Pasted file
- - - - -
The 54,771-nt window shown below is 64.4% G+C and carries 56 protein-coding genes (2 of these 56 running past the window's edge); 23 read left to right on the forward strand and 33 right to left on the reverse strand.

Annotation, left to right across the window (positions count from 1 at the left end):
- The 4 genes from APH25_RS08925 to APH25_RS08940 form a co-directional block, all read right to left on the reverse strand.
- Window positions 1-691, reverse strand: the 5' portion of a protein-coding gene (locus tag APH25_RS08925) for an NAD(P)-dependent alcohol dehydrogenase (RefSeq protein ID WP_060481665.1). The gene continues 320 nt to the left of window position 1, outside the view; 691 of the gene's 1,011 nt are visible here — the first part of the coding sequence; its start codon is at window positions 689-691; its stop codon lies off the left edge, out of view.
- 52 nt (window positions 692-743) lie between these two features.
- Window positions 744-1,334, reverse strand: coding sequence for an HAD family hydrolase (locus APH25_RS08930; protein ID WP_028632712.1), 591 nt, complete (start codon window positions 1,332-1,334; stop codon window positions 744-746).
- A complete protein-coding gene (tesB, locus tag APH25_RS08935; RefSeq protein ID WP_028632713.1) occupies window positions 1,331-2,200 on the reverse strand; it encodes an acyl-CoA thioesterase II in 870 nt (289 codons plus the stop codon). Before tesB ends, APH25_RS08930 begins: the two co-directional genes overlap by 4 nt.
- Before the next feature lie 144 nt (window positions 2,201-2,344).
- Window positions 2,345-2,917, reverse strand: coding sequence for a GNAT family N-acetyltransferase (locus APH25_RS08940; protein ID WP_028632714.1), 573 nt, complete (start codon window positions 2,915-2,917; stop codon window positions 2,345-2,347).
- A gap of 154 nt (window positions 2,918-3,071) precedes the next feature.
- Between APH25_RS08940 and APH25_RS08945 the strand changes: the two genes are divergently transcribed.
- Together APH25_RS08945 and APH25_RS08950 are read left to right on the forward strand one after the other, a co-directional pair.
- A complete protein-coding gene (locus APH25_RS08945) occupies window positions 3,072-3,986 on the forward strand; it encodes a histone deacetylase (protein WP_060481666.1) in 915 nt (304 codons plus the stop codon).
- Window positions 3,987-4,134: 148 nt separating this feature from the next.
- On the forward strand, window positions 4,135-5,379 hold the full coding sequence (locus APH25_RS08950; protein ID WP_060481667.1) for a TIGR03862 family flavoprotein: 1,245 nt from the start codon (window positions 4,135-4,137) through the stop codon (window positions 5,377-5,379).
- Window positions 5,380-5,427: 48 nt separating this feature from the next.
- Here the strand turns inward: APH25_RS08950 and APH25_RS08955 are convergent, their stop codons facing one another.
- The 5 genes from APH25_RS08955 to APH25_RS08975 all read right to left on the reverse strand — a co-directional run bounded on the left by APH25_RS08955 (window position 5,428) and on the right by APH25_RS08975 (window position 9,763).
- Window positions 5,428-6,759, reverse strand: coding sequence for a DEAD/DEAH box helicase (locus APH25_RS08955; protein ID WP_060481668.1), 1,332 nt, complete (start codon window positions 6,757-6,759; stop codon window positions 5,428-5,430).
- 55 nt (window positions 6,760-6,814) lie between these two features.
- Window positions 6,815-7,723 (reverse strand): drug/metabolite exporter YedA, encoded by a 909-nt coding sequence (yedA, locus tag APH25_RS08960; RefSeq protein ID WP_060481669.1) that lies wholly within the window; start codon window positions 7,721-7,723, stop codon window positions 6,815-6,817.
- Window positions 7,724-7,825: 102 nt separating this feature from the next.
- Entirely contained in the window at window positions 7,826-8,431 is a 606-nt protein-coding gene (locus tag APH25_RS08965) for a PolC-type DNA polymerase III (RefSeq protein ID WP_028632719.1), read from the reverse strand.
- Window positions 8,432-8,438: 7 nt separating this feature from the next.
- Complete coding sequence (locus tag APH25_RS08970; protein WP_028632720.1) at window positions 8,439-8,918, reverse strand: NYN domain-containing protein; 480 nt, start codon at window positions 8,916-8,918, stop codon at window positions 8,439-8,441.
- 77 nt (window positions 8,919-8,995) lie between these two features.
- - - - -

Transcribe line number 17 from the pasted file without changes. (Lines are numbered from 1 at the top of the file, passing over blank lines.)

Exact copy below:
- Here the strand turns inward: APH25_RS08950 and APH25_RS08955 are convergent, their stop codons facing one another.